“Tara’s fetus will not be viable until the third trimester,” Dr. Tufts finally answers the question. (Okay, I’m sorry to keep going on about this, but isn’t the whole argument for termination that the fetus will never be viable? That a child with Patau’s syndrome has a 90-95% chance of dying immediately after birth? A genetically normal baby is viable well before the 3rd trimester; a baby with Trisomy 13 – Patau’s -isn’t ever “compatible with life” outside the womb. None of this makes sense, so I have to research it, and I’m sorry, but it annoys me that he’s sticking the 1973 legal definition of viability beginning with the third trimester; according to the 1992 Supreme Court ruling in Planned Parenthood vs. Casey, the line of viability is movable, in recognition of technological advancements and individual circumstance. Fun piece of trivia? Despite the fact that they don’t seem to be using the most relevant case law, I can’t help thinking they’ve borrowed a little something from this related case.)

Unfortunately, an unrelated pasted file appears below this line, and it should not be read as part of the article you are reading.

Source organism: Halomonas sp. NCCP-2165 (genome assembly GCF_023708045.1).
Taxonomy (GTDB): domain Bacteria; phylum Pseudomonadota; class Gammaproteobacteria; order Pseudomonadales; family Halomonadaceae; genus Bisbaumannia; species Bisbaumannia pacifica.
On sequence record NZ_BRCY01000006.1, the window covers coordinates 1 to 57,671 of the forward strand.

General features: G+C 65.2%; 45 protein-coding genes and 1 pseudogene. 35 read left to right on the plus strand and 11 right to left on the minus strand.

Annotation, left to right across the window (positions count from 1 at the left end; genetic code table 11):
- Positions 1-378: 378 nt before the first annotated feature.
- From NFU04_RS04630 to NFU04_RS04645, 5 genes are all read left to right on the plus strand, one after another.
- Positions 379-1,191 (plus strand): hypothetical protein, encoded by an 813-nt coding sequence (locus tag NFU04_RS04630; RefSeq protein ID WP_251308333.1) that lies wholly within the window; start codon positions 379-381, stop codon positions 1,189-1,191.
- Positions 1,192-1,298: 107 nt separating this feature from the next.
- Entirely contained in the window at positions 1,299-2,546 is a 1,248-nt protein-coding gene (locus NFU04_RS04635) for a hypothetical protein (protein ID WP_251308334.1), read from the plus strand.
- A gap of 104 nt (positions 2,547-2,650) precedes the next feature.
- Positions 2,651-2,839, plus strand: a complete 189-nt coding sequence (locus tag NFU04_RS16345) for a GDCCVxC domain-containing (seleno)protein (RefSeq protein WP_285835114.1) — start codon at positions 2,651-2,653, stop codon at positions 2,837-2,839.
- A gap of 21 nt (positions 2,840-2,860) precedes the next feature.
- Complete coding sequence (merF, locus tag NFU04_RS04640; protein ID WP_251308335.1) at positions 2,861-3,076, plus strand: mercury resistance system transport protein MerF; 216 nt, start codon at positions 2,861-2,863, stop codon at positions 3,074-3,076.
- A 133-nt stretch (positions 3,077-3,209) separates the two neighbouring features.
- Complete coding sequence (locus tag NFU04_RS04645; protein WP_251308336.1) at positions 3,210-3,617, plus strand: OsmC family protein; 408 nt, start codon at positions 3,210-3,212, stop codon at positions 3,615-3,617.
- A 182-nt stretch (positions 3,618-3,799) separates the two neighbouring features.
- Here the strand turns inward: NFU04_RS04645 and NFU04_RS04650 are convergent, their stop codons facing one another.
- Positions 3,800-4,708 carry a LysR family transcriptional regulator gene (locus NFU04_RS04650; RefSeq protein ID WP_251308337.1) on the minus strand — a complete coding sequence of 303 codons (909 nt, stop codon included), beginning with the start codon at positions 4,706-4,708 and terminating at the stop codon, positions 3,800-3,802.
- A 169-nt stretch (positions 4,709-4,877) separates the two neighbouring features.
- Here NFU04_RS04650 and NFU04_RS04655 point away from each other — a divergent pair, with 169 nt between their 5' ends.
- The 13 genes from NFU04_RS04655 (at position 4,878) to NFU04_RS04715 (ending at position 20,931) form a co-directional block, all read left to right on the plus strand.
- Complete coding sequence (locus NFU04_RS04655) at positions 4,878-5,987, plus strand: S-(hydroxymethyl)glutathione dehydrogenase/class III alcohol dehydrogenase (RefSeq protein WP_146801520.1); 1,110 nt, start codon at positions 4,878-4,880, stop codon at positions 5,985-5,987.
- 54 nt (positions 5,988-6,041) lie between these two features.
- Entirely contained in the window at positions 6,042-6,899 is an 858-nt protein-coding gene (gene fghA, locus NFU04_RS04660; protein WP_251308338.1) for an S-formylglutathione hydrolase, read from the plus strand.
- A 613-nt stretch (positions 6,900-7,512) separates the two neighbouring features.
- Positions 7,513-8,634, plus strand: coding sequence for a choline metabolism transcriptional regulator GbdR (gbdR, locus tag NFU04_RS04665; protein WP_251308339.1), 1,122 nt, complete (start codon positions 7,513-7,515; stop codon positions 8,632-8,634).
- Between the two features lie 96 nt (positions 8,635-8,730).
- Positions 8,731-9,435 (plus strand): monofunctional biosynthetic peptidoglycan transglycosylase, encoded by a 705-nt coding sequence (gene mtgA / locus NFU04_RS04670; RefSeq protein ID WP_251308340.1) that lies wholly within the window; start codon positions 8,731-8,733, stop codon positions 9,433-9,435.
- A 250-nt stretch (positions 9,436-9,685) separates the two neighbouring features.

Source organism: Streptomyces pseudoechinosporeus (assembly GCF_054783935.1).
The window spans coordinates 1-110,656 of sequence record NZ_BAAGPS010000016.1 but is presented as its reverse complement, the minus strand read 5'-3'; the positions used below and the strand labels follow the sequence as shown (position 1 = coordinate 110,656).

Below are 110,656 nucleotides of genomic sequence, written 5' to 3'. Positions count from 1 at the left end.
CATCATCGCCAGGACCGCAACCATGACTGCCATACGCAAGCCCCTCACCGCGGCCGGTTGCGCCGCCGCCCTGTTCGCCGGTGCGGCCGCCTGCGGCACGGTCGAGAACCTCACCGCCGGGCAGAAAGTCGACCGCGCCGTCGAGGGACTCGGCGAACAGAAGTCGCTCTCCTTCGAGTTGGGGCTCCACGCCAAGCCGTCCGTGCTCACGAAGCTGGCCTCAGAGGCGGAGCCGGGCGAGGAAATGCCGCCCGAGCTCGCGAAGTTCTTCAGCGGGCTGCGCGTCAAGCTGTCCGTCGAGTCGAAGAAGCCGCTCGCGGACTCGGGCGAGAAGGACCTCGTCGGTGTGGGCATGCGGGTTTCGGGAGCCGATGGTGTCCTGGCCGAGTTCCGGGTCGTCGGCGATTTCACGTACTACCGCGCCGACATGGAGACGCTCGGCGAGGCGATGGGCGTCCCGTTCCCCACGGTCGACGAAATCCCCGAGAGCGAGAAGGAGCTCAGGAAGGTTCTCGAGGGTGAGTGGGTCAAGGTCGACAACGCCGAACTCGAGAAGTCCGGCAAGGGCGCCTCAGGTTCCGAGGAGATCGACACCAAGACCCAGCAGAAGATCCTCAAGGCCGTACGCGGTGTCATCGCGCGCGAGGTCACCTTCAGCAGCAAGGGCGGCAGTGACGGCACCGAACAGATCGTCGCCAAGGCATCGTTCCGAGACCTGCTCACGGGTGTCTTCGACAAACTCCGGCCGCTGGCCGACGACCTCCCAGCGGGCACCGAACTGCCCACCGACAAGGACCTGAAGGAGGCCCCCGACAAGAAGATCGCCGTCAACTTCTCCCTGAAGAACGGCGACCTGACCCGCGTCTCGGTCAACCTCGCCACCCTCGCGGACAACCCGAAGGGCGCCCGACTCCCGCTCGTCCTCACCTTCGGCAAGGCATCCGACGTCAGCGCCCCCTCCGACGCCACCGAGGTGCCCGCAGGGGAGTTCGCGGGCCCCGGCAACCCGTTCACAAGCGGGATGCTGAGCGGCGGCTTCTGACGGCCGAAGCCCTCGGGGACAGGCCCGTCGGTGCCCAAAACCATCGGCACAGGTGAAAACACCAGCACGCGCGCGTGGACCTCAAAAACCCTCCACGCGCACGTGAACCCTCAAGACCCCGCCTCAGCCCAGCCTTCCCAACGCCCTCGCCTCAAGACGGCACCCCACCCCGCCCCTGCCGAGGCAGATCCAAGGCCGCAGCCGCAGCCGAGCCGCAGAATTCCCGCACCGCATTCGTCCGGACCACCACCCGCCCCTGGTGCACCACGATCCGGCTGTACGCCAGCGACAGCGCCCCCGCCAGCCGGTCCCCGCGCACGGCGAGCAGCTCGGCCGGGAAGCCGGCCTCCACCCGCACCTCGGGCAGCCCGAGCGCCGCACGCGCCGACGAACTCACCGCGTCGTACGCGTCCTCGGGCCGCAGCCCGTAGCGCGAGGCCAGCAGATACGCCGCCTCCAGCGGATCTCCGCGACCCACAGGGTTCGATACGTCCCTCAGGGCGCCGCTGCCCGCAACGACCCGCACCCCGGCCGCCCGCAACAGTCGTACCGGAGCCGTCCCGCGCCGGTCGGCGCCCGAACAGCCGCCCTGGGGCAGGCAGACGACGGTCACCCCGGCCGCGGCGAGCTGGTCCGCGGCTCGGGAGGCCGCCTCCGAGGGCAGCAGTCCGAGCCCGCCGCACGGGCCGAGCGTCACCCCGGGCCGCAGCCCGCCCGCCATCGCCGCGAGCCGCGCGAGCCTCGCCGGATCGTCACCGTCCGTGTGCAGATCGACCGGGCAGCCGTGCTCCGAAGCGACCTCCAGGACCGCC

“And that’s in 48 hours?” Smashing Tom responds. “Yes, that’s why the decision to terminate has to be made quickly.” That is, that’s why they’re looking to compel Tara to change her mind quickly. Why didn’t they just perform the second amnio right after the first if “Now, Tara’s ob/gyn has suggested that the fetus is viable now,” Tom brings up. Did she? Wish we’d heard that. “Yes,” replies Tuft, who sounds to me like a very glum, toneless Stanley Tucci, “I heard that. She’s wrong. Viability is based on survivability out side of Tara’s womb.” Yes, that’s the textbook definition, thank you. And that’s why the Supreme Court set the 3rd trimester as an inviolable line of viability, right? Right. (Grrr.) That’s all he’s got.